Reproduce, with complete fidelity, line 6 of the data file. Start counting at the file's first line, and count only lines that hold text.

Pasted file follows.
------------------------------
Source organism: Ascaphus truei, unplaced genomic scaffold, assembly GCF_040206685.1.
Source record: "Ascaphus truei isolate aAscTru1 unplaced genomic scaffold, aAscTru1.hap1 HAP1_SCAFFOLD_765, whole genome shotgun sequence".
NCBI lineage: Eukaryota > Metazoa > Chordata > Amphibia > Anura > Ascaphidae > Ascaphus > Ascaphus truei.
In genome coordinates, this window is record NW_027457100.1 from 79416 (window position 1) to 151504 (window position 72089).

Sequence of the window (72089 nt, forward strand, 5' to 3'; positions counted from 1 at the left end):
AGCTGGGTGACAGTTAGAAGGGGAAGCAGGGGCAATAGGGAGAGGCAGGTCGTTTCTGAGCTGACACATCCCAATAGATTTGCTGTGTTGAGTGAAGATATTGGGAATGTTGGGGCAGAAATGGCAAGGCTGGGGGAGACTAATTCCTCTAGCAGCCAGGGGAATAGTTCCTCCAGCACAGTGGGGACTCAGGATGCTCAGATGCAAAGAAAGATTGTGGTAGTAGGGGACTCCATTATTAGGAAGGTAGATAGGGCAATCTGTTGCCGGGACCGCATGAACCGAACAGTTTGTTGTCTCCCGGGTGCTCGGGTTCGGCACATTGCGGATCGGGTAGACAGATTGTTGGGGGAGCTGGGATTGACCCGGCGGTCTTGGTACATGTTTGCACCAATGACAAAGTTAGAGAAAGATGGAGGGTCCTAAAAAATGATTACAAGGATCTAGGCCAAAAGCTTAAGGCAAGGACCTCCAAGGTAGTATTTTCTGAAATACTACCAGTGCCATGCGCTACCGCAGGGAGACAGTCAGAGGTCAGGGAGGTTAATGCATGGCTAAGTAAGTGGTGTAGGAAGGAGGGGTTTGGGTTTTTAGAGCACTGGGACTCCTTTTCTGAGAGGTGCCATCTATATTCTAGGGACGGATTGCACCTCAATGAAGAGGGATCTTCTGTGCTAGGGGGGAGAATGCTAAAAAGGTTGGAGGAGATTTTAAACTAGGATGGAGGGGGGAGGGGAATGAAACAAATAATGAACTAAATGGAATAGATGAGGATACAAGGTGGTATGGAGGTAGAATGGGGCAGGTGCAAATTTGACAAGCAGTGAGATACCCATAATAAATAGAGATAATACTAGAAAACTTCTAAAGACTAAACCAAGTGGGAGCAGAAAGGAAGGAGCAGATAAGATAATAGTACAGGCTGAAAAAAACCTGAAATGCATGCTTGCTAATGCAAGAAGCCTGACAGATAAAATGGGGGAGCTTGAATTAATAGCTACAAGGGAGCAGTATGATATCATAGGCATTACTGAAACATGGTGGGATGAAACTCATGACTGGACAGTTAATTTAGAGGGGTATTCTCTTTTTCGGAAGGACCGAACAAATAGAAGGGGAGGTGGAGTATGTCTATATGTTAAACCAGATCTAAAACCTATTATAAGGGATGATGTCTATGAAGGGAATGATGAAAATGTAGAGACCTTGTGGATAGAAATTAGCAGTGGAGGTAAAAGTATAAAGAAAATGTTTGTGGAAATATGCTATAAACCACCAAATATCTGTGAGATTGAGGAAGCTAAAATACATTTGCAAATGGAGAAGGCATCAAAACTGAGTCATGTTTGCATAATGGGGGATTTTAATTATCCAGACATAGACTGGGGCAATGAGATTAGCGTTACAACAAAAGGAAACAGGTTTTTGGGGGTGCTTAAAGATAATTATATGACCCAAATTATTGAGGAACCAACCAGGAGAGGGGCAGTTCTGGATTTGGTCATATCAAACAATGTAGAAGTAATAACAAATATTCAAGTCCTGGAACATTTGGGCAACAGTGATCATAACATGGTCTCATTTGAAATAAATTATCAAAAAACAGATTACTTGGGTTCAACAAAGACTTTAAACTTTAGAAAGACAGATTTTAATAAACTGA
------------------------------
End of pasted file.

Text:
AGCTGGGTGACAGTTAGAAGGGGAAGCAGGGGCAATAGGGAGAGGCAGGTCGTTTCTGAGCTGACACATCCCAATAGATTTGCTGTGTTGAGTGAAGATATTGGGAATGTTGGGGCAGAAATGGCAAGGCTGGGGGAGACTAATTCCTCTAGCAGCCAGGGGAATAGTTCCTCCAGCACAGTGGGGACTCAGGATGCTCAGATGCAAAGAAAGATTGTGGTAGTAGGGGACTCCATTATTAGGAAGGTAGATAGGGCAATCTGTTGCCGGGACCGCATGAACCGAACAGTTTGTTGTCTCCCGGGTGCTCGGGTTCGGCACATTGCGGATCGGGTAGACAGATTGTTGGGGGAGCTGGGATTGACCCGGCGGTCTTGGTACATGTTTGCACCAATGACAAAGTTAGAGAAAGATGGAGGGTCCTAAAAAATGATTACAAGGATCTAGGCCAAAAGCTTAAGGCAAGGACCTCCAAGGTAGTATTTTCTGAAATACTACCAGTGCCATGCGCTACCGCAGGGAGACAGTCAGAGGTCAGGGAGGTTAATGCATGGCTAAGTAAGTGGTGTAGGAAGGAGGGGTTTGGGTTTTTAGAGCACTGGGACTCCTTTTCTGAGAGGTGCCATCTATATTCTAGGGACGGATTGCACCTCAATGAAGAGGGATCTTCTGTGCTAGGGGGGAGAATGCTAAAAAGGTTGGAGGAGATTTTAAACTAGGATGGAGGGGGGAGGGGAATGAAACAAATAATGAACTAAATGGAATAGATGAGGATACAAGGTGGTATGGAGGTAGAATGGGGCAGGTGCAAATTTGACAAGCAGTGAGATACCCATAATAAATAGAGATAATACTAGAAAACTTCTAAAGACTAAACCAAGTGGGAGCAGAAAGGAAGGAGCAGATAAGATAATAGTACAGGCTGAAAAAAACCTGAAATGCATGCTTGCTAATGCAAGAAGCCTGACAGATAAAATGGGGGAGCTTGAATTAATAGCTACAAGGGAGCAGTATGATATCATAGGCATTACTGAAACATGGTGGGATGAAACTCATGACTGGACAGTTAATTTAGAGGGGTATTCTCTTTTTCGGAAGGACCGAACAAATAGAAGGGGAGGTGGAGTATGTCTATATGTTAAACCAGATCTAAAACCTATTATAAGGGATGATGTCTATGAAGGGAATGATGAAAATGTAGAGACCTTGTGGATAGAAATTAGCAGTGGAGGTAAAAGTATAAAGAAAATGTTTGTGGAAATATGCTATAAACCACCAAATATCTGTGAGATTGAGGAAGCTAAAATACATTTGCAAATGGAGAAGGCATCAAAACTGAGTCATGTTTGCATAATGGGGGATTTTAATTATCCAGACATAGACTGGGGCAATGAGATTAGCGTTACAACAAAAGGAAACAGGTTTTTGGGGGTGCTTAAAGATAATTATATGACCCAAATTATTGAGGAACCAACCAGGAGAGGGGCAGTTCTGGATTTGGTCATATCAAACAATGTAGAAGTAATAACAAATATTCAAGTCCTGGAACATTTGGGCAACAGTGATCATAACATGGTCTCATTTGAAATAAATTATCAAAAAACAGATTACTTGGGTTCAACAAAGACTTTAAACTTTAGAAAGACAGATTTTAATAAACTGA